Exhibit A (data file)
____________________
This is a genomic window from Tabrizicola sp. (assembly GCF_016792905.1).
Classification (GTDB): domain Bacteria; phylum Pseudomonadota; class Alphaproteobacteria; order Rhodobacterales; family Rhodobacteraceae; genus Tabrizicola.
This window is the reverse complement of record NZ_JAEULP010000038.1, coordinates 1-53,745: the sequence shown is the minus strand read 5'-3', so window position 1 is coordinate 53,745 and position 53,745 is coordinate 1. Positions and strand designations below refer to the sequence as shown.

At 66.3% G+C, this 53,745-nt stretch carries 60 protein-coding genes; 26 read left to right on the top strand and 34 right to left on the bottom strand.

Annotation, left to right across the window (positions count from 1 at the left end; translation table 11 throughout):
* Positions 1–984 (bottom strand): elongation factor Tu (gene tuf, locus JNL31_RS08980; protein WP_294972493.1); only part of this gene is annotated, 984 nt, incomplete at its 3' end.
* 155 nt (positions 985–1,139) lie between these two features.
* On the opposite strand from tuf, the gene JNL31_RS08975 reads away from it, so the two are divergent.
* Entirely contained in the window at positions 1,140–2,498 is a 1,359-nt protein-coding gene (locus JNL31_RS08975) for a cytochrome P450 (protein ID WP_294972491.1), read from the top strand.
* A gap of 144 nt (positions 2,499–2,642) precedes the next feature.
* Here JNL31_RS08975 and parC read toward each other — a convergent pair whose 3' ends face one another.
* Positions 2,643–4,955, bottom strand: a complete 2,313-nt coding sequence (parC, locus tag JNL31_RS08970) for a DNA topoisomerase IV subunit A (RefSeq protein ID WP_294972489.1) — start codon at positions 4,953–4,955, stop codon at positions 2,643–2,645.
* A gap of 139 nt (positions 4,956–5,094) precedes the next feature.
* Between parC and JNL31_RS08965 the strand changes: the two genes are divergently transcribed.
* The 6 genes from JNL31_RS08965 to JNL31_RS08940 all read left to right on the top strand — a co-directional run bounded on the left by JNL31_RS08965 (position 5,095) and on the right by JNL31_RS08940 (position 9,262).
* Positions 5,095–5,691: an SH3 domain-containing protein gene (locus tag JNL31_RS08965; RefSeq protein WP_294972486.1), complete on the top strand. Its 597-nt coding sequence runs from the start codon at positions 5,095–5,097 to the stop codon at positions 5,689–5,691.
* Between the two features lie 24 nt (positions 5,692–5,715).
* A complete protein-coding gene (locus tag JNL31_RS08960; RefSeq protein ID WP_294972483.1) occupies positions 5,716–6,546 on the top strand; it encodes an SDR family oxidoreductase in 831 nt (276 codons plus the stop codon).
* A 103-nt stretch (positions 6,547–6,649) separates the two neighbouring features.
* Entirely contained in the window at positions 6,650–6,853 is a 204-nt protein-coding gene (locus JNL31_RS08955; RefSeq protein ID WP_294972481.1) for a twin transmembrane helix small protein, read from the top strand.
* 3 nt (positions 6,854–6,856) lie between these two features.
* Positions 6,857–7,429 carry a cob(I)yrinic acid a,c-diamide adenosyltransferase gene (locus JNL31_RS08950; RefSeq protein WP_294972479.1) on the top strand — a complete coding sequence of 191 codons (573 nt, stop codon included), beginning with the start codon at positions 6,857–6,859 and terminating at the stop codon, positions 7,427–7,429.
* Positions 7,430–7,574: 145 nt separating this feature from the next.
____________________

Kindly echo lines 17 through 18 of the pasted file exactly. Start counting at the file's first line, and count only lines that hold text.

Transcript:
* Between the two features lie 24 nt (positions 5,692–5,715).
* A complete protein-coding gene (locus tag JNL31_RS08960; RefSeq protein ID WP_294972483.1) occupies positions 5,716–6,546 on the top strand; it encodes an SDR family oxidoreductase in 831 nt (276 codons plus the stop codon).